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A big year for the people made from the sands of Florida

There is no doubt that 2017 is an important year for the Tribe. Exactly 200 years ago, in 1817, U.S. General Edmund Gaines attacked the Mikasuki settlement at Fowltown and effectively declared war on the Seminoles. The resultant reign of destruction in north Florida, carried out by men commanded by Andrew Jackson was short-lived but brought with it unimaginable loss. Countless Seminoles lost their homes, their families, and their lives in this brutal raid. For those who endured, it was another push in the direction ever southward toward the sanctuary of the swamps where a core group would survive against impossible odds.

Sixty years ago, in 1957, after years of struggling and facing the termination of U.S. government services, descendants of the survivors of Jackson’s raid were federally recognized as the Seminole Tribe of Florida that retains its political sovereignty today. As the Tribe celebrates its diamond anniversary of federal recognition it is worth taking a moment to reflect on the lives of those brave ancestors that suffered unimaginable hardship to remain unconquered and endure for their descendants.

Exactly 50 years ago, in 1967, Betty Mae Jumper was elected as the Tribe’s first female chairman. Her leadership and emphasis on education ushered in a new era for the Tribe. Just a year after being elected she helped found the United South and Eastern Tribes (USET) organization.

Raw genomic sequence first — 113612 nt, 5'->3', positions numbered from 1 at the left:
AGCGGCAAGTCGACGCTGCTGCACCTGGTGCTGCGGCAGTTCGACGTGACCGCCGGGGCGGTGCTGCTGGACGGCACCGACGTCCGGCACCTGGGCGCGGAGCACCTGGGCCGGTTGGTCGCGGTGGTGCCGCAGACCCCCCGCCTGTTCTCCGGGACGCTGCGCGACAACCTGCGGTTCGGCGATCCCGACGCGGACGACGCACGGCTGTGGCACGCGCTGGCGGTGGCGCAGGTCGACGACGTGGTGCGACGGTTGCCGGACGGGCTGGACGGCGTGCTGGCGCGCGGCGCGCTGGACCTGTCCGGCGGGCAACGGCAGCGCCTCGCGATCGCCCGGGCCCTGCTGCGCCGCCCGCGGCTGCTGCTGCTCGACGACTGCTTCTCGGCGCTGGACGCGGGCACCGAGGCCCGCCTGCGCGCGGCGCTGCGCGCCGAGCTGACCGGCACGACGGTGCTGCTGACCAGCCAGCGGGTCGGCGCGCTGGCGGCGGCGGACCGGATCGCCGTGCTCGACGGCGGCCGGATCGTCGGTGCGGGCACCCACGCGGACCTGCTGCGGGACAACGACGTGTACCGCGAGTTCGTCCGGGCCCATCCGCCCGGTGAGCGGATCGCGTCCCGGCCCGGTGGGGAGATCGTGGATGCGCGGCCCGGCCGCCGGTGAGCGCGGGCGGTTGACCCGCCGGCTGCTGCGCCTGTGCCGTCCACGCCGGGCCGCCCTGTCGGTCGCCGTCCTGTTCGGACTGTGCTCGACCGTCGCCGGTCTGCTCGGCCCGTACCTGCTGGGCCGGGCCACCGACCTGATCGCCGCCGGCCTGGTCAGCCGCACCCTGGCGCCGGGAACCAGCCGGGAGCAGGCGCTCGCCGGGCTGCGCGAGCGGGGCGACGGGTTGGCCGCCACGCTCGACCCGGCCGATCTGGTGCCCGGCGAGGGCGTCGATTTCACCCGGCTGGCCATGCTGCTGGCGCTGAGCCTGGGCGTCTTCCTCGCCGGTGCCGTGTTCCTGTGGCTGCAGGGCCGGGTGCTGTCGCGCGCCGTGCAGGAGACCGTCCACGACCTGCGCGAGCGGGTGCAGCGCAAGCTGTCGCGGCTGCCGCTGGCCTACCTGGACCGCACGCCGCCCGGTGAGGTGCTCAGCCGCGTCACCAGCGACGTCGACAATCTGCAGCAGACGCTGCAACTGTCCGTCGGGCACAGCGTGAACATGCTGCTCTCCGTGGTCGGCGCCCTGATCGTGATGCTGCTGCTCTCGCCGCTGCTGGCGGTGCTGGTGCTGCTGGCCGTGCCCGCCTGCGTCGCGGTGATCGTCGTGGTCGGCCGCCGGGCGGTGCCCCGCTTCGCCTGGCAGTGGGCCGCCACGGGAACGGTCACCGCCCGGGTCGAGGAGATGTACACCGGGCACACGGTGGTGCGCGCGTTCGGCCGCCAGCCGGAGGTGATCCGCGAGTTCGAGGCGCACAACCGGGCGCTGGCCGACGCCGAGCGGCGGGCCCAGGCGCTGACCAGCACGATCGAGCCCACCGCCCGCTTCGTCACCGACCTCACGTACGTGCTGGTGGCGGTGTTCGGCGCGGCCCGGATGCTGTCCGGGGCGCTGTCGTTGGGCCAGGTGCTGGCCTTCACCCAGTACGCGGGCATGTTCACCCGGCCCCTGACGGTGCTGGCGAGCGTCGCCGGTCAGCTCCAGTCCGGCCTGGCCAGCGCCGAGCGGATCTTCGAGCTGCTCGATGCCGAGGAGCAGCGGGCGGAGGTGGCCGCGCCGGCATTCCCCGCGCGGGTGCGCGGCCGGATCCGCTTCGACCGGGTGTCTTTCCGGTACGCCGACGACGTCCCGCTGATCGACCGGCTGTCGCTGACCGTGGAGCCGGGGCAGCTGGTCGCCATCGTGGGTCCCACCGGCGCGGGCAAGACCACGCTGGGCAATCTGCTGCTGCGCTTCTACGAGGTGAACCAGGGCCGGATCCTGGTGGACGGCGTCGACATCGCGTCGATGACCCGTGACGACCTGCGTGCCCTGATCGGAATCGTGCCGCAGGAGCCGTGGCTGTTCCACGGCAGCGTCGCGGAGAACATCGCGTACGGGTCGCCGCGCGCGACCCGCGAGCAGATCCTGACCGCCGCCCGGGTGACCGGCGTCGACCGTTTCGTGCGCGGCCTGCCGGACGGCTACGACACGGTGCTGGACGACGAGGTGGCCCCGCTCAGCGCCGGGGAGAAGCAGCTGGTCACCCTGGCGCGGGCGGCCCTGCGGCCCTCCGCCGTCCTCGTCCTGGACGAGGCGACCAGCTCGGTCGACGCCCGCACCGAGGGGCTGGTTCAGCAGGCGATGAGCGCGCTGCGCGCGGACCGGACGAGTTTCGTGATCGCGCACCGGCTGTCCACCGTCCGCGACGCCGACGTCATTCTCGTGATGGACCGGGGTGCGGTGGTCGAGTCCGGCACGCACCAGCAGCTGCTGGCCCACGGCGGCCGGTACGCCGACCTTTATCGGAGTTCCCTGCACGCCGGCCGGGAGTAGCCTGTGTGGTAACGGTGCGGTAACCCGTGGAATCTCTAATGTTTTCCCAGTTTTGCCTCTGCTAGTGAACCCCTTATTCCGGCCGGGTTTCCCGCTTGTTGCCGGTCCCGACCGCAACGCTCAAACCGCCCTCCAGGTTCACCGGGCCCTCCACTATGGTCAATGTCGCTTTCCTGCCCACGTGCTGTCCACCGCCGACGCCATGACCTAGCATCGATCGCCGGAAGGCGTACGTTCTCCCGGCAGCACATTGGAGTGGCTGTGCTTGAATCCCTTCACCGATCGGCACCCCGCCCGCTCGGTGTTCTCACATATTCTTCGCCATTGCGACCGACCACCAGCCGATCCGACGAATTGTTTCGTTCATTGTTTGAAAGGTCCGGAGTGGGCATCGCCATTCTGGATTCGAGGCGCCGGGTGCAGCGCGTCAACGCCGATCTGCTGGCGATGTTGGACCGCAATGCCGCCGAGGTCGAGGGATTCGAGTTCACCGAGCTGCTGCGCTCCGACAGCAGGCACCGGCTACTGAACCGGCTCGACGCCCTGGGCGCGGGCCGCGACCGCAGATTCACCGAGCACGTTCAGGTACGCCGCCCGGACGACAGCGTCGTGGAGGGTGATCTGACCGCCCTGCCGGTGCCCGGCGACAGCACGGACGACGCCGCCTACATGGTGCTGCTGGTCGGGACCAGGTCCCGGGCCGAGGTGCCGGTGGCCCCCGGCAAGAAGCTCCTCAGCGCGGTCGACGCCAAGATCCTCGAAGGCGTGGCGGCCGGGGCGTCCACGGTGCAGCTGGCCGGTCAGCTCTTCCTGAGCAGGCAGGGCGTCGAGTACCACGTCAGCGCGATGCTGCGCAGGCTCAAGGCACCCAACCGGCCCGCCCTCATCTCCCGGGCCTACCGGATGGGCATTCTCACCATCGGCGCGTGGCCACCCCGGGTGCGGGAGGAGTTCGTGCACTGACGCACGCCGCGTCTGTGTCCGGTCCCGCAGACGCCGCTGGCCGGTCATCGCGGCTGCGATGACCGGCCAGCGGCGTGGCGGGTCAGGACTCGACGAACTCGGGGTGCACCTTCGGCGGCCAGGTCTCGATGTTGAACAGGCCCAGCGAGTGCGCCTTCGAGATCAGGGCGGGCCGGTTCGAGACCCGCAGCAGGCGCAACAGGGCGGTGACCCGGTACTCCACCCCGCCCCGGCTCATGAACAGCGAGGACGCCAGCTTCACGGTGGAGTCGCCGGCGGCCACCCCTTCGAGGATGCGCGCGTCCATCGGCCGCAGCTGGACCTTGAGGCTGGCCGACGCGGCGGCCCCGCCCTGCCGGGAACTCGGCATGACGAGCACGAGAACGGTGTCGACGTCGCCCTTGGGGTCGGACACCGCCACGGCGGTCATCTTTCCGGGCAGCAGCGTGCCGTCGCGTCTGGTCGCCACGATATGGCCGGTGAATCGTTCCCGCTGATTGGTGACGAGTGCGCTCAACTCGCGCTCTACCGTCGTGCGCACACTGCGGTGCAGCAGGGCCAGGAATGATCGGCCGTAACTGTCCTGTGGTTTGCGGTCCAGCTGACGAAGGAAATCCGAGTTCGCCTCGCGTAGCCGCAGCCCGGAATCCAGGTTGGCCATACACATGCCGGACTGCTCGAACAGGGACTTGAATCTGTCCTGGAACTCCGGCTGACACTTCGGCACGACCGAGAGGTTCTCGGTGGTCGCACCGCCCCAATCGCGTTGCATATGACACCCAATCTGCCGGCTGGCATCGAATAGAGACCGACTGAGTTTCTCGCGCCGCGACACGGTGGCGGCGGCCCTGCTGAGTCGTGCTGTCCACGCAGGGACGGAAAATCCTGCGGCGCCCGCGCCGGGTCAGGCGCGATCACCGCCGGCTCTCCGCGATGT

Twenty years ago, in 1997, the Seminole Tribe of Florida built the Ah-Tah- Thi-Ki Museum. Its name means a “place to learn and a place to remember.” The Museum is a community place of cultural preservation and plays an important role in communicating the Seminole story to people who visit Big Cypress from countries across the globe. Today with the internet and social media
the Seminole story is being recognized worldwide.

Ten years ago, in 2007, the Seminole Tribe purchased Hard Rock Café International Inc., leading Indian Country onto a global stage of economic opportunity.

Throughout the year please look for special coverage of these momentous dates including editorial coverage and Tribal member views in The Seminole Tribune, online and onsite exhibitory and programming at the Ah-Tah-Thi-Ki Museum, and community engagement with the Tribal Historic Preservation Office.

Coacoochee (Wildcat) said he was ‘made from the sands of Florida.’ The world now knows the name ‘Seminole.’ In 2017, we should remember the stories of those 200 who survived to become the proud nation of more than 4000 unconquered today.

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